Pirates Ronny Cedeno Needs One Thing



of the Pittsburgh Pirates have been hearing one word religiously when descriptions involving shortstop Ronny Cedeno are uttered.


1. (of a person, behavior, or process) Unchanging in achievement or effect over a period of time.

Ronny has shown some brilliant flashes of an exciting player, but has displayed more thoroughly dim moments throughout his time in Pittsburgh.  We find him to be a tad bit unappreciated mainly because of his plate awareness and often times makes ridiculous decisions with a bat in his hands.

Perhaps one of the best examples of Cedeno lacking focus was when he wore the wrong team jersey in the home finale last season, but still hit a home run in the second-inning while rocking the  “Piratas” uniform, which the Bucs wore earlier in the season against the Brewers as part of Hispanic Heritage Night.   BLS wondered if it was a practical joke of epic proportions, maybe so….

But it’s those moments when he strokes a ball to the gap, hits a blast, or makes an amazing play deep in the hole and shows off his cannon arm that has many fans wondering why he has been unable to elevate his play more often?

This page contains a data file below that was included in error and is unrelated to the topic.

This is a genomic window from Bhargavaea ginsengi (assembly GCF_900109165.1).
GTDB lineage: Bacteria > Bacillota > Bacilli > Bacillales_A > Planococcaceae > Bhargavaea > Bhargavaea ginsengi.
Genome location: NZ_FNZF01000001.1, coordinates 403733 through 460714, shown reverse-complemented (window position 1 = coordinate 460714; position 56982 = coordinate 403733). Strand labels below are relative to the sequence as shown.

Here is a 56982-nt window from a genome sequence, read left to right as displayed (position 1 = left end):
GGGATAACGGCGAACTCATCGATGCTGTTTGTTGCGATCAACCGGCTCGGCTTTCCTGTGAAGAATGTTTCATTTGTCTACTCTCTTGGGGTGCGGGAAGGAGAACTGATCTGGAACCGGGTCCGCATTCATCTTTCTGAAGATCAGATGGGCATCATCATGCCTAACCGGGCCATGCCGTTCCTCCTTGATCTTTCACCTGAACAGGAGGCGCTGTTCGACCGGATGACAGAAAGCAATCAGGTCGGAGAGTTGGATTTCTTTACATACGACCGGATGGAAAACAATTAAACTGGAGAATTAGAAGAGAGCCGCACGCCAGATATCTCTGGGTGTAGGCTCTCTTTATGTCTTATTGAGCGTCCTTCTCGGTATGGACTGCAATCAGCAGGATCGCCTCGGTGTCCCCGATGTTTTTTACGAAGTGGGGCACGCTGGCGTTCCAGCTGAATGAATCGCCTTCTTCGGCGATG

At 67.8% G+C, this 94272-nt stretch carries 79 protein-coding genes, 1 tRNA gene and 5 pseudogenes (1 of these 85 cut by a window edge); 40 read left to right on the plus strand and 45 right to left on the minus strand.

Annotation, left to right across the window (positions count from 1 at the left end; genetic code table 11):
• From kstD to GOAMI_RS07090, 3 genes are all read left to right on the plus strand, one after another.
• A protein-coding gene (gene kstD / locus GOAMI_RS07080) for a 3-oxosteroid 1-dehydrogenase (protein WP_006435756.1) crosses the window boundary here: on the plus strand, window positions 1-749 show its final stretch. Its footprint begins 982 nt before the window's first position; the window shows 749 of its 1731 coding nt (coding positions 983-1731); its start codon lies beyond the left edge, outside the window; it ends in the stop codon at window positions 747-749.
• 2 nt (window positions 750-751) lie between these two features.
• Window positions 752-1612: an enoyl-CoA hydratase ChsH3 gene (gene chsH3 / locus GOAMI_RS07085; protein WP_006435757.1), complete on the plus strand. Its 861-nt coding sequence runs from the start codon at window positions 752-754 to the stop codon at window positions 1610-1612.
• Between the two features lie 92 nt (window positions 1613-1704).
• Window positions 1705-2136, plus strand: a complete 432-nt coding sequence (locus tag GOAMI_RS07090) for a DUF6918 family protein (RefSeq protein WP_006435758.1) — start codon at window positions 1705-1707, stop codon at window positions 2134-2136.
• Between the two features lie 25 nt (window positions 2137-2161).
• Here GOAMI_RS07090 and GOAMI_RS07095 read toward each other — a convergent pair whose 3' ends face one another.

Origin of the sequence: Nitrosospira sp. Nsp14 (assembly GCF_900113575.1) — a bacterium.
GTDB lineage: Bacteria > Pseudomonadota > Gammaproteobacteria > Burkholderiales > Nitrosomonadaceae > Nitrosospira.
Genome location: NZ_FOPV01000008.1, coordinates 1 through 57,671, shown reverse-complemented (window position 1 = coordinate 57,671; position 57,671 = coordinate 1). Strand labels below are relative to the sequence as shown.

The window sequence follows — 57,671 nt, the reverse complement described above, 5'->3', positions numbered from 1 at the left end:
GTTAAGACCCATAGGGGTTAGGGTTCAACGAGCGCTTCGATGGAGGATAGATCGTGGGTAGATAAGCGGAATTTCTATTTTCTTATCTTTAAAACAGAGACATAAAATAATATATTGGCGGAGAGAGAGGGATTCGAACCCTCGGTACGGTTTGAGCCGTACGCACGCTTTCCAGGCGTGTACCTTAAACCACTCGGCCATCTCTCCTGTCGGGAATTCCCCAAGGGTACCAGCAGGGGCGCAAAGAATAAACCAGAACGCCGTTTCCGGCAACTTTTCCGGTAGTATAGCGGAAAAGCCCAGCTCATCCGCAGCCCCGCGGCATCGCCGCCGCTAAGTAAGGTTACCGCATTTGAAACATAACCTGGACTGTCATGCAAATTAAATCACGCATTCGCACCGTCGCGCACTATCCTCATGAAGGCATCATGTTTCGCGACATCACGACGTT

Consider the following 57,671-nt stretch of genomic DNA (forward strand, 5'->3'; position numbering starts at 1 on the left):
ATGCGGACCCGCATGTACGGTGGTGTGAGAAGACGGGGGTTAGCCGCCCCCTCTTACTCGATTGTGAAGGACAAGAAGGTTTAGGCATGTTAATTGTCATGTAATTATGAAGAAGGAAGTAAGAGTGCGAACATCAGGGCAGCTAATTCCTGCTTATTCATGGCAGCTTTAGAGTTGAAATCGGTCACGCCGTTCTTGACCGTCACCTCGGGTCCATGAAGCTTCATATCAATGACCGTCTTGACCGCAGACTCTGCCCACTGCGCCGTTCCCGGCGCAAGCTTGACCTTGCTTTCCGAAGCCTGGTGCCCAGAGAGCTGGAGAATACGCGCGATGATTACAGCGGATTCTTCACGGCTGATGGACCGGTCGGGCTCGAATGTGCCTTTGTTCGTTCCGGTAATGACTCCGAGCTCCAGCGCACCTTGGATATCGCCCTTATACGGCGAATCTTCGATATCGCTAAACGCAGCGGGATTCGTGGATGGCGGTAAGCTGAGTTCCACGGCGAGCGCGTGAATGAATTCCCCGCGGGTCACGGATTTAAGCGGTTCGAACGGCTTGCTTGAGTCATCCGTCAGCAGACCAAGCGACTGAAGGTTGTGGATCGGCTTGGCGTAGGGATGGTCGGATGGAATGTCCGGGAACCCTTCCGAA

Watching Cedeno this year at Bradenton, his leadership in the center of the diamond was evident on this play.  He really wanted Pirates pitcher Brad Lincoln to make this pickoff throw.  When he did, it paid off and Cedeno confidently ran off the field.

Spring Training has been a bit of a mystery for Cedeno.  He played baseball all winter, so he might be working on a few specific things in the Grapefruit League games.  He has walked once, and we are sure that was difficult.  Cedeno has struckout six times, but has shown his power with two homeruns among his nine hits.

We expected more in 2010, but Cedeno managed eight home runs and put up career numbers in doubles with 29 and steals with 12.  Cedeno has been on the record stating he wants to steal more in 2011, this Spring he has been caught stealing three times and has only stolen one base.

The 28-year-old infielder has hit a combined .257 over the last two seasons and a lack of plate discipline has been his demise.   In 2011, we would be thrilled to see Cedeno perform at a consistent level providing some solid fielding at shortstop, some pop for the bottom of the order–even ten or twelve homers since we are writing our wish lists.

But most importantly to us, it would be perfectly acceptable, yet disappointing, to see a slightly boring above average fielding shortstop with a poor bat.

In the meantime, we will have our fingers crossed in hopes that the gypsy-like career of Ronny Cedeno can find a home in Pittsburgh.  Maybe it can happen if Cedeno can provide the “Piratas” with some consistent fielding, sprinkled in with an occasional shot of power–all done in the correct jersey, of course.

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